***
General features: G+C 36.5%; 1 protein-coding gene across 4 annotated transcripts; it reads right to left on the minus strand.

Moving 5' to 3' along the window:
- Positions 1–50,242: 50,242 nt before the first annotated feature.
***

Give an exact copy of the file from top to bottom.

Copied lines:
General features: G+C 36.5%; 1 protein-coding gene across 4 annotated transcripts; it reads right to left on the minus strand.

Moving 5' to 3' along the window:
- Positions 1–50,242: 50,242 nt before the first annotated feature.